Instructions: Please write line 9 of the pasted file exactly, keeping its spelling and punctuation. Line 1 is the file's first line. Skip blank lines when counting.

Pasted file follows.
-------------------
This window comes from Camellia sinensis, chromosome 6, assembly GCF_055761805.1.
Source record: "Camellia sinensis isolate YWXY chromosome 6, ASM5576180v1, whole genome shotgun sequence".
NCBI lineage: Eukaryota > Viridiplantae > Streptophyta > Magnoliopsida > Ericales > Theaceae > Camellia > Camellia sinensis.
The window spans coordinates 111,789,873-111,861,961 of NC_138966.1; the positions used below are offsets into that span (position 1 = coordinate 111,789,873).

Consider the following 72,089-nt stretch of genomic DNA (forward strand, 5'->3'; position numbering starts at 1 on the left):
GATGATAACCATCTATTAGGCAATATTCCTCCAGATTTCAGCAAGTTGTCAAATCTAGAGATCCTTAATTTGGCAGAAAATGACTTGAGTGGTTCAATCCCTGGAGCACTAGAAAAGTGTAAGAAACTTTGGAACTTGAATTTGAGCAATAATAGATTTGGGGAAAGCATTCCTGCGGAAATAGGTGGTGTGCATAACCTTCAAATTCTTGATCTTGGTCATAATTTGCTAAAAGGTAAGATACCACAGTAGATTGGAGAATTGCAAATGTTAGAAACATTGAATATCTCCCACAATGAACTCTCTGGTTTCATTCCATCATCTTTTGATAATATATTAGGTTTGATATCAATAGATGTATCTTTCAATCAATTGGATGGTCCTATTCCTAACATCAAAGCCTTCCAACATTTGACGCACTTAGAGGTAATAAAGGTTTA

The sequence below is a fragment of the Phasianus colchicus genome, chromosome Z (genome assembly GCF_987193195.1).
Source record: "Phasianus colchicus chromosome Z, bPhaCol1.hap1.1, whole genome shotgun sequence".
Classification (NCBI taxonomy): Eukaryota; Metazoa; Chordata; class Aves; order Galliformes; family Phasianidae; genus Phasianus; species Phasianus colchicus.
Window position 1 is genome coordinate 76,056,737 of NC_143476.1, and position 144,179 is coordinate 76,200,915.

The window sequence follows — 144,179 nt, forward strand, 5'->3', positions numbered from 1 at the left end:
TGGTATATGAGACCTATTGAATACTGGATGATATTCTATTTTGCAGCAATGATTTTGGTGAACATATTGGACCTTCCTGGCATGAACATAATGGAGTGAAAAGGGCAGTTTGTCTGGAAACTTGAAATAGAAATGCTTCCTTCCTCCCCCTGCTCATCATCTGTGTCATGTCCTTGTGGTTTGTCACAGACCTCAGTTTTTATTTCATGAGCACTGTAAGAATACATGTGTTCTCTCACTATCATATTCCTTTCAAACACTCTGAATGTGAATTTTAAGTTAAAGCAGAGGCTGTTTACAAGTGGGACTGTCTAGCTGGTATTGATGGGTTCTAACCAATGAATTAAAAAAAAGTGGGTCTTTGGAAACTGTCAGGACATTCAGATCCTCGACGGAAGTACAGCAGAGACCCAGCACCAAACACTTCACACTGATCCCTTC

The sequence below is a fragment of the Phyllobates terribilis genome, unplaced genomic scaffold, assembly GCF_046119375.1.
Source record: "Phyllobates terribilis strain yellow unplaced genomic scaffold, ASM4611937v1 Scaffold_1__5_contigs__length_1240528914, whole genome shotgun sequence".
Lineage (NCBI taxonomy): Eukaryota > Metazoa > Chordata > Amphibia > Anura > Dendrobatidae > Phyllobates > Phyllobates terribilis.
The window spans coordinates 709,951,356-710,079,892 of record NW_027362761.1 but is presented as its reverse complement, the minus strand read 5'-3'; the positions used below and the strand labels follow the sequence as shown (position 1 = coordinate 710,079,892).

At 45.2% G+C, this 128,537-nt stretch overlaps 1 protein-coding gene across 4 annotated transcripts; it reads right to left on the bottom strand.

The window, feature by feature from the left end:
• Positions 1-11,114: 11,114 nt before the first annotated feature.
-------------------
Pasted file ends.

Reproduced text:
Classification (NCBI taxonomy): Eukaryota; Metazoa; Chordata; class Aves; order Galliformes; family Phasianidae; genus Phasianus; species Phasianus colchicus.